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hirejn

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One option is to have a lab fulfill the orders. There are numerous options, including Zenfolio, Bay Photo, and dozens of others. I would recommend getting a site like Zenfolio, which incorporates the portfolio and retail fulfillment services into one package. You never have to get involved in the fulfillment process. You can simply refer people to the site. The main reason is this eliminates you wasting time making and shipping prints, unless that's your passion. It's just a suggestion. If you absolutely must do prints yourself, then that's your game. You have to find a supplier that will give you the materials you need for packing and shipping, and you usually have to invest in somewhat bulk orders. Most photographers have gotten out of that business for obvious reasons but a few still enjoy making and shipping their own prints. There's no one right way.

It's not clear how you're selling prints. Usually you have a menu of sizes and the customer chooses, which is where an automated website comes in handy. But if you're selling at craft fairs or something, then you can only sell what stock you have unless you do shipping. Wall art is typically 16x24 or larger. The limit depends on file resolution and what you or your lab can print. Any camera today can do 20x30 minimum. Nobody can tell you what type of material to use. If Uncle Sam finds out you're making money and not reporting it, he won't be happy. What you call "under the table" Uncle Sam calls tax evasion.
 
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mynamesdustin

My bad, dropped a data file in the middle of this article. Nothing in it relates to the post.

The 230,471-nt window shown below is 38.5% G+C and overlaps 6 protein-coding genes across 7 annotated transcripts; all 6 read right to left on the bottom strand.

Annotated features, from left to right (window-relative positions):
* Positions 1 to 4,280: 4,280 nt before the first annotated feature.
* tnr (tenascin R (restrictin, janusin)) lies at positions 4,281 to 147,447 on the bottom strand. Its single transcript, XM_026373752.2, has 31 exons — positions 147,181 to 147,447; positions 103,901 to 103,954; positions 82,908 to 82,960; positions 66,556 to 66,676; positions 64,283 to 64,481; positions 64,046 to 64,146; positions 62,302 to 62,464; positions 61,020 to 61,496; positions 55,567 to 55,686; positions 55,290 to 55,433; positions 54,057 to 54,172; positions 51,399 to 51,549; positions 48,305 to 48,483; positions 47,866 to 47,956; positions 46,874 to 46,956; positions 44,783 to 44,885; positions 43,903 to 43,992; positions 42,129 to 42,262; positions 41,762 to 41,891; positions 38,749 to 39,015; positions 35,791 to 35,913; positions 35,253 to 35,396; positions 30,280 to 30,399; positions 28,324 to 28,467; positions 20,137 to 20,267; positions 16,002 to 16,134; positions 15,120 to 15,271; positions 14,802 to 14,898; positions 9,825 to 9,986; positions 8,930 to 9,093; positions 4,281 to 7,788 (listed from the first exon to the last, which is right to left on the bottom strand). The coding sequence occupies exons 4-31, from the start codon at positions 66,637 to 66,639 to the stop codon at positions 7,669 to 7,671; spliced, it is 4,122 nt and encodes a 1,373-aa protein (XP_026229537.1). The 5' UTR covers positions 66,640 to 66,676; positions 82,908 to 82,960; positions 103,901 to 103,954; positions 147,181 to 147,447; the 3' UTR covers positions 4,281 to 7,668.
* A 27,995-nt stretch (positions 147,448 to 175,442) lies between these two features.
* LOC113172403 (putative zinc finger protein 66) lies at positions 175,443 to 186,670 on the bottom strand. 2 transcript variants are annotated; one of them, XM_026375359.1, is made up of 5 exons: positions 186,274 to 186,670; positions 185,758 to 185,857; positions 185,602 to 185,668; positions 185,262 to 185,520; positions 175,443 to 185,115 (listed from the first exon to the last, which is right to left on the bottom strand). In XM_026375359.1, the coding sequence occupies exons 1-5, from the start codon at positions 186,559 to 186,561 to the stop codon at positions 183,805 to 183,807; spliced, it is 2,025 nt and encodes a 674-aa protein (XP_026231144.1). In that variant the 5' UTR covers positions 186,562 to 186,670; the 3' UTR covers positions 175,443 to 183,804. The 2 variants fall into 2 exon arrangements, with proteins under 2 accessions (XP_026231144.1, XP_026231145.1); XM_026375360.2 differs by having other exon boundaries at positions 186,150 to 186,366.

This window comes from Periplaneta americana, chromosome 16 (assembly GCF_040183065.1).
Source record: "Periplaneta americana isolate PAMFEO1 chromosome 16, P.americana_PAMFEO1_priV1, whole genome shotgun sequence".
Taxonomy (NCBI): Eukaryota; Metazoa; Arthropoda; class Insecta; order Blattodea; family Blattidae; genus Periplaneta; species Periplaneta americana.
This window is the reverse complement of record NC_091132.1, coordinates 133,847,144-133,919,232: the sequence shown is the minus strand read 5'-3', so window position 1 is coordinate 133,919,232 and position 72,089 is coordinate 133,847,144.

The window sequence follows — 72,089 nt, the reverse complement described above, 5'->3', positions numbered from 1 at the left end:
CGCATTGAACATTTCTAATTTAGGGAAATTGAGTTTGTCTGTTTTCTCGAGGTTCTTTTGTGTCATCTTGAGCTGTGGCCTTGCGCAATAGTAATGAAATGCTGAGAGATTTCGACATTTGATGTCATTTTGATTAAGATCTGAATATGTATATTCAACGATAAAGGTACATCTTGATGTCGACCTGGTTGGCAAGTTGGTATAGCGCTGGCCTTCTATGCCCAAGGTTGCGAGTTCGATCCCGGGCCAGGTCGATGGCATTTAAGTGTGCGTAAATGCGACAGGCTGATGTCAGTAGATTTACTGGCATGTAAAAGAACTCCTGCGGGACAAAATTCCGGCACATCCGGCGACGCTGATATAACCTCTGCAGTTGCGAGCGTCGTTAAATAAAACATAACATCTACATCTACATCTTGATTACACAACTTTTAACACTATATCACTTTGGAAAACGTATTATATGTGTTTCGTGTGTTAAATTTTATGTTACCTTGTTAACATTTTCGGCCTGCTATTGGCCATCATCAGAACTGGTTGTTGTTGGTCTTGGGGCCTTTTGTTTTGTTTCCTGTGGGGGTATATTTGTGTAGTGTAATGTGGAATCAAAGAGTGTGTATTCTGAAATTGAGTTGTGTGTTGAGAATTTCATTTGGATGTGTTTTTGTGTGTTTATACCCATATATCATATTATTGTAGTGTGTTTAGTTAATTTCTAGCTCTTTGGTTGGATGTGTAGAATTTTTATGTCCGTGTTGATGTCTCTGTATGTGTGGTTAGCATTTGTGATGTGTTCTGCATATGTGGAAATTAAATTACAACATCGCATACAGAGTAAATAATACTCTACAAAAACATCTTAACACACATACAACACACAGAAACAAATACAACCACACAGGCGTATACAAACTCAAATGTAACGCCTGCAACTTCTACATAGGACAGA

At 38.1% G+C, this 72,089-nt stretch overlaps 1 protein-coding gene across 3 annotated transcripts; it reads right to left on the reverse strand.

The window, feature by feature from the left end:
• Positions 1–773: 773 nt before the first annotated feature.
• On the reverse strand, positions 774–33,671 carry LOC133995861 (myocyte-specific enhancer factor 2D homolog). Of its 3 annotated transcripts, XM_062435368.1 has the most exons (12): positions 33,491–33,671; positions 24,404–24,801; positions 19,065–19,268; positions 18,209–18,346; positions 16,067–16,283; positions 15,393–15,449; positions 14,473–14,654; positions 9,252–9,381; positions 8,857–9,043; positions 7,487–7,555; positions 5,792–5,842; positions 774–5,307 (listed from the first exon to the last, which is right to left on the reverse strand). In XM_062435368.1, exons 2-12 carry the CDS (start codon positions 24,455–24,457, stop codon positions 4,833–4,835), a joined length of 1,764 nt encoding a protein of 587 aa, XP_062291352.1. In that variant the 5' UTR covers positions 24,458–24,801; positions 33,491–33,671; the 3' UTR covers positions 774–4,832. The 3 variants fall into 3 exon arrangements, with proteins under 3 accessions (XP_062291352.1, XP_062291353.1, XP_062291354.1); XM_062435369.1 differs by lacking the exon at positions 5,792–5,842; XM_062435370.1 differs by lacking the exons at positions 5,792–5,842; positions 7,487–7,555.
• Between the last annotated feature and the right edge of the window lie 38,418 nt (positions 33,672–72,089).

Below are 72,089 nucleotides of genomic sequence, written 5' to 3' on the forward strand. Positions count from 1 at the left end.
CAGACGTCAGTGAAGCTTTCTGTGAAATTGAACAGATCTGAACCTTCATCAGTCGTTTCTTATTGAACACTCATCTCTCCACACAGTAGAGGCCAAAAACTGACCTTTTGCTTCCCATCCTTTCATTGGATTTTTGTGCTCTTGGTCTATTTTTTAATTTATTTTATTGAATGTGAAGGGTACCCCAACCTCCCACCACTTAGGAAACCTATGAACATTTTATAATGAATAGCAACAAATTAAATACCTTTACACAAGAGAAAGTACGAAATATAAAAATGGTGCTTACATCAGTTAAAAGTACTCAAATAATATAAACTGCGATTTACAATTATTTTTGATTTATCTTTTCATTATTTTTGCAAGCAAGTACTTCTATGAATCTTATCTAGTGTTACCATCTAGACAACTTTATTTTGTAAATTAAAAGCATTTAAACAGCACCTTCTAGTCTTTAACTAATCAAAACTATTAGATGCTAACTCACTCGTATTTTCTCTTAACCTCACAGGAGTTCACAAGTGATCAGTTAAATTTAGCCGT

mynamesdustin

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I totally agree, and thankfully for me I don't plan on relying on it so as long as I make some profit is okay with me. I'm going to college in the fall and I have another job so this has all just been a good learning experience and a way to do something I love. Thank you for all your information!
 

hirejn

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If part of that learning experience includes how to properly account for and report income, then you've accomplished even more that will help you in any business.
 

Tony S

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With a web site you are not bound to any one size or material for prints. Online order fulfillment is pretty much unlimited. I highly recommend that you not pre-print images unless you are sitting somewhere with them other than maybe a few examples to use as a portfolio of what you can do. Good business sense says not to spend money on things that will just sit around, if you cannot turn it over in 96 hours you are wasting money. Only print what has been ordered.

Remember,. part of the taxes you would be paying also help pay for that college you will be going to.